In the restrained manner of the Old School, the Laos Mission did not make much of revivalism directly. From time to time McGilvary could comment on the need of the mission and/or its churches to experience "a baptism of the Holy Spirit." He believed that only a revived "full heart glowing with the love of God" could reach and convert the heathen, and he berated himself when he failed to have that revived heart. The mission more often, however, linked revivalism to statistical head counts. In 1886, for instance, the minutes of the North Laos Presbytery observed that its churches had experienced a "constant revival" because of their impressive gains in the number of converts won.
In its later history, the Laos Mission displayed a fixation with such statistical measures as its members tried to demonstrate the progressive success of its evangelistic efforts. This concern for statistics reflected the dualistic, revivalistic conversionism of American evangelicalism as it searched for ways to measure the success of its crusade to convert the world and establish an ideal society. That search planted a fascination with statistics among Presbyterians, as well as other evangelicals, that continued into the twentieth century and provided the Presbyterian Church bureaucracy with an easily obtained, easily evaluated measure for denominational success.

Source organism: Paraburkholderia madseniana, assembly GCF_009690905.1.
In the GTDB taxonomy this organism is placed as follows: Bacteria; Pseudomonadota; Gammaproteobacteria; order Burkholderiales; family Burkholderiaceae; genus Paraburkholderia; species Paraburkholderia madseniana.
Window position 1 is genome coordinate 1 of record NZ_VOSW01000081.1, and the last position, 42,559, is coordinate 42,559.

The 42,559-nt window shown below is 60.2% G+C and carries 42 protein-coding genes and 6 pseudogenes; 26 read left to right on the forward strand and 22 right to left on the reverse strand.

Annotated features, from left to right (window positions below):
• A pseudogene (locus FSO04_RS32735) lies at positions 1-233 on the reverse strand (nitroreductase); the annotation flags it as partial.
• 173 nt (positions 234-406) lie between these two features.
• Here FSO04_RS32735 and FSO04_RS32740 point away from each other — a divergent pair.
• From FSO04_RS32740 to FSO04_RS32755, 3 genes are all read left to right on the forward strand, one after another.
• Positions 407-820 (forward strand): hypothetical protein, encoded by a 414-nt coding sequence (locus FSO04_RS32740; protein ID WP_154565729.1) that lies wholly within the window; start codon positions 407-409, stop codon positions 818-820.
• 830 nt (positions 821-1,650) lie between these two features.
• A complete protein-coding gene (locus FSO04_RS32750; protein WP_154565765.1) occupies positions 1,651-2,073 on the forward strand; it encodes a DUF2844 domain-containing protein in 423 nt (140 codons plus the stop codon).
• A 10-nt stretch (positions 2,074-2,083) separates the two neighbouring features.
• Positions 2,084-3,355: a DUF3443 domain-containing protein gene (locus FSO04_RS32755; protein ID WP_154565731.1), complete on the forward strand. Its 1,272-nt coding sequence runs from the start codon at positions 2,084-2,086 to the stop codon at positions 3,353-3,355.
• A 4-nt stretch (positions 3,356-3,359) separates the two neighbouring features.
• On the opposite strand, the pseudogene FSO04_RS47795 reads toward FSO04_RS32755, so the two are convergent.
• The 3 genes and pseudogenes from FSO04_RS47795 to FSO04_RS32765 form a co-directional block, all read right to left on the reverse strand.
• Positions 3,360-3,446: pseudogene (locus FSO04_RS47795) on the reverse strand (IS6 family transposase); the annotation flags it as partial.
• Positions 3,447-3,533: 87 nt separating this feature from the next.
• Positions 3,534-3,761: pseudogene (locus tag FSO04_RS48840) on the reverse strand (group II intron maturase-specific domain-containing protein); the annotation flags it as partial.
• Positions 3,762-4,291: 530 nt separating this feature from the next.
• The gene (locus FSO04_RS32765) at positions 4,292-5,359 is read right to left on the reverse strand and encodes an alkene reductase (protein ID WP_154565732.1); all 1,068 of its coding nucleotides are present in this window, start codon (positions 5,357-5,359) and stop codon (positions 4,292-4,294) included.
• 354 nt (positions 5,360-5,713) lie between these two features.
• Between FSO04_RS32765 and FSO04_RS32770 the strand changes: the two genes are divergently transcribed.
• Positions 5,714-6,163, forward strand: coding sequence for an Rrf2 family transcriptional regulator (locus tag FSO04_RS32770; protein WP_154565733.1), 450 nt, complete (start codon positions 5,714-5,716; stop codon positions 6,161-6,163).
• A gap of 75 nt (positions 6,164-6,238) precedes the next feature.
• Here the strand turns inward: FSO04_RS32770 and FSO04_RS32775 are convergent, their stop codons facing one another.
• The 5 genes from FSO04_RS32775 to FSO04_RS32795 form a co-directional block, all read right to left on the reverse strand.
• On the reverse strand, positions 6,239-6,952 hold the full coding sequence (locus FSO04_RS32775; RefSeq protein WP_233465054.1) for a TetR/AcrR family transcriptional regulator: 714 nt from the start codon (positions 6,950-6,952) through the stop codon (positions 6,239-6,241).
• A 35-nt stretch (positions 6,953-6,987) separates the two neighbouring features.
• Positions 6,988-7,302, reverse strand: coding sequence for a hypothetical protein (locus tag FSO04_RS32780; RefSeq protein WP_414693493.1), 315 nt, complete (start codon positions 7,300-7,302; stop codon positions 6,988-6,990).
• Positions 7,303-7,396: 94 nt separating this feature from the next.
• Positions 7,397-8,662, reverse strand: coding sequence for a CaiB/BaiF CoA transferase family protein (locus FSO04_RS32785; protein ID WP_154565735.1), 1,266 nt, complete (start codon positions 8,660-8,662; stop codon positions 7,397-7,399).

In the end, however, each convert added to the roles of a northern Thai church represented something more than a number. They stood for the unfolding of a missionary counter-culture based on the conversion of individual northern Thai "heathens" to Protestant Christianity. The idea of conversion, in sum, set the Laos Mission's agenda.
Nineteenth-century conservative Presbyterians, including the members of the Laos Mission, drew on the cognitive tradition of Scottish common sense philosophy to express the ideas of conversion and revivalism in the rationalistic, intellectual categories Presbyterians valued so highly. Although no party identified itself with common sense philosophy any more closely than conservative Presbyterianism, that common sense philosophy enjoyed a more broadly based popularity in the United States. The Laos Mission, thus, used widely accepted categories of American thinking in its own work in northern Siam.
Until the end of the Civil War, all American evangelical Protestants framed their campaigns to convert non-evangelicals in terms of common sense philosophy. They used its categories to express their hopes and fears, and they found comfort in its reassuring "proofs" of the correctness of evangelical beliefs. Common sense philosophy, furthermore, greatly influenced intellectual discourse in the United States and contributed to the development of American higher education, various specific academic fields, American jurisprudence, and themes in the arts. Scottish philosophy also influenced the thinking of a variety of individuals and groups including particular political leaders such as Jefferson and Madison, revivalists, abolitionists, and even apologists for Southern slavery.